There is a reason why there are more management posts in the public sector and it's nothing to do with bureaucracy or inefficiency. The new leader of the council was fond of making comparisons from his background in industry " over managers and under occupied". He had no doubt that an easy and relatively uncontroversial way to save money was to cut one in five management posts. It also had the advantage of putting officers on the back foot in the desire to shift away from what his party saw as an officer led organisation. He failed to appreciate a key difference between the private sector he had experience of and the large complex local authority he sort to run namely the sheer diversity of services. Cutting so many management posts inevitably resulted in combining the management of a range of services under one manager. The result managers being responsible for services they had no previous experience in or knowledge of. What's more these services had nothing in common except they shared the same manager.
Staff might reasonably question what their new senior manager knew about their service, managers might lack confidence in the ability of their senior manager to appreciate the issues and provide appreciate advice and support. Most worryingly they may feel that their new manager does not share their enthusiasm and commitment to the service at a time when services are being cut and professional posts replaced by cheaper unqualified staff. Not that this worried the leader if it meant senior managers were less protective of "their"services.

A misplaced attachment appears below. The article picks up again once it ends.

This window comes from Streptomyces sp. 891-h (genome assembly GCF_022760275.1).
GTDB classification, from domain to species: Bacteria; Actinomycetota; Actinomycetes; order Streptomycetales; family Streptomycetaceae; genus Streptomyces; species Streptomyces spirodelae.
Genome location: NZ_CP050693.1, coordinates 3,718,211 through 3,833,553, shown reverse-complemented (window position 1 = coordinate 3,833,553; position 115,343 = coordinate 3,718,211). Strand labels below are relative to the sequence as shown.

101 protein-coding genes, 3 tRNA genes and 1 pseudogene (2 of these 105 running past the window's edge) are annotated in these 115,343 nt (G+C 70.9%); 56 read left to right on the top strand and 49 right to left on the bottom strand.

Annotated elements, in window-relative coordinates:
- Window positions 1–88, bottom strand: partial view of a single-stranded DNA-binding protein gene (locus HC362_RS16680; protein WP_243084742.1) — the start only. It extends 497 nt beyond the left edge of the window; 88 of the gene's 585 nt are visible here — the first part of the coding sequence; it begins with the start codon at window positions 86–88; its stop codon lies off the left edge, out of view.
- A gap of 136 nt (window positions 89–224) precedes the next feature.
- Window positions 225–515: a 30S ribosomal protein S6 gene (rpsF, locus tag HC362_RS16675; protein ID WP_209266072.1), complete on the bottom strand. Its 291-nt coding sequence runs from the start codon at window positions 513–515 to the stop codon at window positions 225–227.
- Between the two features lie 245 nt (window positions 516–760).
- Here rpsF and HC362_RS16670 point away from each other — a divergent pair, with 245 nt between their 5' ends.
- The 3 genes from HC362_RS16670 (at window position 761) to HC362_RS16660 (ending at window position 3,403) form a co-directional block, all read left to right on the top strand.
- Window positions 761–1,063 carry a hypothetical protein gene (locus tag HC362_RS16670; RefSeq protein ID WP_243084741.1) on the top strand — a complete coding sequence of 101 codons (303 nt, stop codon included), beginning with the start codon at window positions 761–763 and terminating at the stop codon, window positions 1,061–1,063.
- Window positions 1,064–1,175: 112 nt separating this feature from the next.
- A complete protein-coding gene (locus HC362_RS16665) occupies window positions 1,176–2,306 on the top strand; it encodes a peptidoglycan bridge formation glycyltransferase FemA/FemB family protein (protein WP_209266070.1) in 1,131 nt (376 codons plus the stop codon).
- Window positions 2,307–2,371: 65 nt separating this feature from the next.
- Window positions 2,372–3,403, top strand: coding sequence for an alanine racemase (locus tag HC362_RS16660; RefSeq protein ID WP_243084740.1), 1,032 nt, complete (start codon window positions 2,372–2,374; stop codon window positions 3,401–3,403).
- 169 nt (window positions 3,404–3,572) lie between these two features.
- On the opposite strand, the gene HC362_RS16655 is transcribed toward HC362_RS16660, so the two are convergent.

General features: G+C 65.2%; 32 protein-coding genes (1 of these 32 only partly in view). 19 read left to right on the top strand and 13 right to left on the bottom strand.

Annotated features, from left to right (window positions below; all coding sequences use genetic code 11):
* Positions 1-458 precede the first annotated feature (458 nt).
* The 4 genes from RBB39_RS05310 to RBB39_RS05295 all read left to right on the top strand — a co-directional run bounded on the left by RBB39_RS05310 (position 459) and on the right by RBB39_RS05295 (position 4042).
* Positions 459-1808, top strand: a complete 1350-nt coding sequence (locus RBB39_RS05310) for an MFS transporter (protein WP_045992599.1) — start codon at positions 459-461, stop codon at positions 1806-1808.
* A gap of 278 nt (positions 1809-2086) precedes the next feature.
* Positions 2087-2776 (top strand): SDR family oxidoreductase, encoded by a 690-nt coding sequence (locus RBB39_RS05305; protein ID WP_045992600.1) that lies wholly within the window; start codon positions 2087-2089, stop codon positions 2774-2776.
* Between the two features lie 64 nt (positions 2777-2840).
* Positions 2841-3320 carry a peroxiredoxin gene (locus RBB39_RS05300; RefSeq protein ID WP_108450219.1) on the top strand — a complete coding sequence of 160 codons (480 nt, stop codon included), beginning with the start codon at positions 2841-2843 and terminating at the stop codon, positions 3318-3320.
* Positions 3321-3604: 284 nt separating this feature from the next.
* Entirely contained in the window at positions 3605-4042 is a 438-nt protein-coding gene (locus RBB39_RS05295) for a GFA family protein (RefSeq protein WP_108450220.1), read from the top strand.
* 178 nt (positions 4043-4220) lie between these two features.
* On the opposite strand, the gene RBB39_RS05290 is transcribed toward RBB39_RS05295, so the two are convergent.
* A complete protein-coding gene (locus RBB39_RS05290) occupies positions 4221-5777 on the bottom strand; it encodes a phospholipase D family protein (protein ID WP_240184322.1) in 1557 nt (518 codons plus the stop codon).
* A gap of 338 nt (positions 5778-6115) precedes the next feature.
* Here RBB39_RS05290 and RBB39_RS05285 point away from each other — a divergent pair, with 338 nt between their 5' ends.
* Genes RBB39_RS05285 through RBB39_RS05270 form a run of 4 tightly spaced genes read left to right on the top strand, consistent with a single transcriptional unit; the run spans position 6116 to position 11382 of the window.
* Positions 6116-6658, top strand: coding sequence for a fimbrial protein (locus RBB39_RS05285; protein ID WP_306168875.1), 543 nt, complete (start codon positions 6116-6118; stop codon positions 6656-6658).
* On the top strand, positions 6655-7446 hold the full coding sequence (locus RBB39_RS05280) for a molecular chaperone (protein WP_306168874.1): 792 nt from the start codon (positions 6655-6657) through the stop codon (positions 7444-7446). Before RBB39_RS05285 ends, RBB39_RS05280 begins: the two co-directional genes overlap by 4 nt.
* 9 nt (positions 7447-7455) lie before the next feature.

But what if things go wrong or should I say what happens when things do go wrong. When the the senior manager is over reliant on the professional advice of those below. When the advice is considered partial and ignored without fully appreciating the consequences. When ignorance of the service leads to increased risks. Whose head will role ?
Blair McPherson Equipping managers for an uncertain future published by Russell House www.blairmcpherson.co.uk
Sent from my iPad